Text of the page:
Monday, 24 November 2014

OVERCOMING INDIGENOUS DISADVANTAGE 2014 report released 19 November 2014

M e d i a R e l e a s e
Wednesday 19 November 2014

Steering Committee for the Review of Government Service Provision


The 2014 Overcoming Indigenous Disadvantage (OID) report released today shows some positive trends in the wellbeing of Aboriginal and Torres Strait Islander Australians, with improvements in health, education
and economic outcomes. However, results in areas such as justice and mental health continue to cause concern.

The report shows that, nationally, for Aboriginal and Torres Strait Islander Australians:

• economic outcomes have improved over the longer term, with higher incomes, lower reliance on income support, increased home ownership, and higher rates of full time and professional employment.
However, improvements have slowed in recent years
• several health outcomes have improved, including increased life expectancy and lower child mortality.
However, rates of disability and chronic disease remain high, mental health outcomes have not improved, and hospitalisation rates for self-harm have increased
• post-secondary education outcomes have improved, but there has been virtually no change in literacy and numeracy results at school, which are particularly poor in remote areas
• justice outcomes continue to decline, with adult imprisonment rates worsening and no change in high rates of juvenile detention and family and community violence.

“It has been almost three years since the last OID report. For this report we made a concerted effort to increase the involvement of Aboriginal and Torres Strait Islander Australians. Their input contributed to significant developments, including broadening the focus from overcoming disadvantage to improving wellbeing, and the inclusion of new indicators, such as Indigenous language revitalisation and maintenance, valuing Indigenous cultures (including experiences of racism and discrimination) and participation in decision making” said Peter Harris, chairman of the Productivity Commission and of the Steering Committee.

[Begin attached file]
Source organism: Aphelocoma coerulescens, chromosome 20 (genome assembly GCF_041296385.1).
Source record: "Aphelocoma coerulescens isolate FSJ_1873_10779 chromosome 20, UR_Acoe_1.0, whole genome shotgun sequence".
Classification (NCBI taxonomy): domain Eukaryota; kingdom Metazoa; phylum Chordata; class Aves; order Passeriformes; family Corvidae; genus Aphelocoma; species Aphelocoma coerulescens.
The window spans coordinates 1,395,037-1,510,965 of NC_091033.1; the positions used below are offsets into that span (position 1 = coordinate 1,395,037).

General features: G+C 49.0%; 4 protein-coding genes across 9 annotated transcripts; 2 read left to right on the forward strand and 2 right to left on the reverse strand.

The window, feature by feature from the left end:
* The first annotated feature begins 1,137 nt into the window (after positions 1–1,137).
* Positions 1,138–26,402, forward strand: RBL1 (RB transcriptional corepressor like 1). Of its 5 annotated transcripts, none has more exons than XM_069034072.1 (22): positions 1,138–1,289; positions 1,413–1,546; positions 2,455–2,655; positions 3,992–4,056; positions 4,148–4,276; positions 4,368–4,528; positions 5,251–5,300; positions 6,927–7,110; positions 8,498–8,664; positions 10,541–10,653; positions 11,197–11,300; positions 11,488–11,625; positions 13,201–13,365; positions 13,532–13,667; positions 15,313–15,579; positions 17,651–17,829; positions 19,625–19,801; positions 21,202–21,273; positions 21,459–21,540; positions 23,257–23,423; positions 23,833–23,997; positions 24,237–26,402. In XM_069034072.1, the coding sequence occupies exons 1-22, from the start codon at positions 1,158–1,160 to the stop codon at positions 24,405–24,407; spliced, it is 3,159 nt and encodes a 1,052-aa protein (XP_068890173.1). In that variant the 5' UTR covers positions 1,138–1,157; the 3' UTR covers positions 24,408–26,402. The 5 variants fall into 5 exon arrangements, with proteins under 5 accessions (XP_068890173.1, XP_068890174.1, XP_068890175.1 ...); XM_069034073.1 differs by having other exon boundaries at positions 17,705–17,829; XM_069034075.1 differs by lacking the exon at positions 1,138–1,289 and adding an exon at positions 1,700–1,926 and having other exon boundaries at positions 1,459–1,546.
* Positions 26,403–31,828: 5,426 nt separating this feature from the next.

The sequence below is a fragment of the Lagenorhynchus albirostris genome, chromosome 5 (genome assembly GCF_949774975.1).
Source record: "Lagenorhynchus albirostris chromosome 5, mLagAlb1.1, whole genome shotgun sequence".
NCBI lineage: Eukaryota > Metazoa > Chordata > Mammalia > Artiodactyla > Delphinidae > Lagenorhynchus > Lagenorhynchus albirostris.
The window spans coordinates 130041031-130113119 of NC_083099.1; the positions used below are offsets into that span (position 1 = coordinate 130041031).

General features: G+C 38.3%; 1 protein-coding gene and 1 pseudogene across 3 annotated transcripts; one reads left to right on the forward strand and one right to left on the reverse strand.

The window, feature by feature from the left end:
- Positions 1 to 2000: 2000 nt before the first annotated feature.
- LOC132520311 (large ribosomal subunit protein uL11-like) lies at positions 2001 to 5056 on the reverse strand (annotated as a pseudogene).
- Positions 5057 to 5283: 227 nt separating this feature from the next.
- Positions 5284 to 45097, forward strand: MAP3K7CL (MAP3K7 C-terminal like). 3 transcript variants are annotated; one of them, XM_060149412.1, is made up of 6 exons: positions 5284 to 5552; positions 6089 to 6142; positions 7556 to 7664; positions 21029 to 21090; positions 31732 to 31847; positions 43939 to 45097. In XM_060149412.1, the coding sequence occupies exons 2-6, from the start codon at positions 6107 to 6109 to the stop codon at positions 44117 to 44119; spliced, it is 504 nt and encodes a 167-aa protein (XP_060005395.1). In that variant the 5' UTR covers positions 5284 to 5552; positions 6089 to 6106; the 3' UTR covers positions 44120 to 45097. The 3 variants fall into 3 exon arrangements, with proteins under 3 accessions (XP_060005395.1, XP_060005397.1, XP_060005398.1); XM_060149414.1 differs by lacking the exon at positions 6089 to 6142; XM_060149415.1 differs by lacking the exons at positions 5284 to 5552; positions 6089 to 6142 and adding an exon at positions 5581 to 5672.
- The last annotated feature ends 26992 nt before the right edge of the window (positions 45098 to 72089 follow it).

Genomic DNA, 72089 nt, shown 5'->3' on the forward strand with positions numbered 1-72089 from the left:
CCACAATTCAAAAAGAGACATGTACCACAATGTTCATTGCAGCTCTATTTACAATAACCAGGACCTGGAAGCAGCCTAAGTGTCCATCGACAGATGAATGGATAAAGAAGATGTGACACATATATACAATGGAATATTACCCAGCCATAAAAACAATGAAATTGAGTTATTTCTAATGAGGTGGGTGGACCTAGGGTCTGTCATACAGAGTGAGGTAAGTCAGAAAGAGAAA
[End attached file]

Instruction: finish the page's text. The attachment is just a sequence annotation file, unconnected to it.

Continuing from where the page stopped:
The OID report is the most comprehensive report on Indigenous wellbeing produced in Australia. It contains accessible data for an extensive range of wellbeing measures as well as case studies of programs that have led to improved outcomes. “This report should be compulsory reading for anyone interested in outcomes for Aboriginal and Torres Strait Islander Australians or working in service delivery or program design,” said Commissioner Patricia Scott, who convenes the expert working group that advises on the report.

The report is a product of the Review of Government Service Provision. It is overseen by a Steering Committee comprising senior officials from the Australian, State and Territory governments, and supported by a secretariat from the Productivity Commission. This report is the sixth in the series, which traces its origins to the final report of the Council for Aboriginal Reconciliation in 2000.

The full report can be found here.

On the same day the Productivity Commission report was released the Abbott Government walked away from another one of its 2013 election promises, according to The Australian, 20 November 2014:

THE national peak body for Aboriginal and Torres Strait Islander Legal Services NATSILS is angry at the Abbott government for “back flipping” on a pledge to consider introducing justice targets as part of the Closing the Gap policy agenda, a move which NATSILS along with many other Aboriginal and Torres Strait Islander leaders and organisations have long called for.
It comes after this week’s Productivity Commission Overcoming indigenous Disadvantage report revealed a shocking increase of nearly 60 per cent in Aboriginal and Torres Strait Islander incarceration rates over the last decade.
NATSILS Chairperson, Shane Duffy, said that confirmation from the Minister for indigenous Affairs, Nigel Scullion, during question time in the Senate on Wednesday that the government would not be progressing with introducing a justice target, despite publicly supporting such in the lead up to the 2013 election, was a troubling development…..
Mr Duffy said that the development of Closing the Gap justice targets was not just about throwing more money at the issue, as the Minister had described it, but was rather about getting the policy settings right to affect real change and to make sure resources in the justice space are used most effectively.
“The high cost of incarceration combined with the fact that prisons actually offer little in terms of effective rehabilitation, means that addressing incarceration rates should be an economic priority for the Government and its budget bottom line,” Mr Duffy said.
“It is costing Australian taxpayers more than $795 million per annum just to maintain the current level of Aboriginal and Torres Strait Islander over-imprisonment, so to reiterate the sentiments of the Minister in recent days, we shouldn’t just keep throwing money down the drain.”

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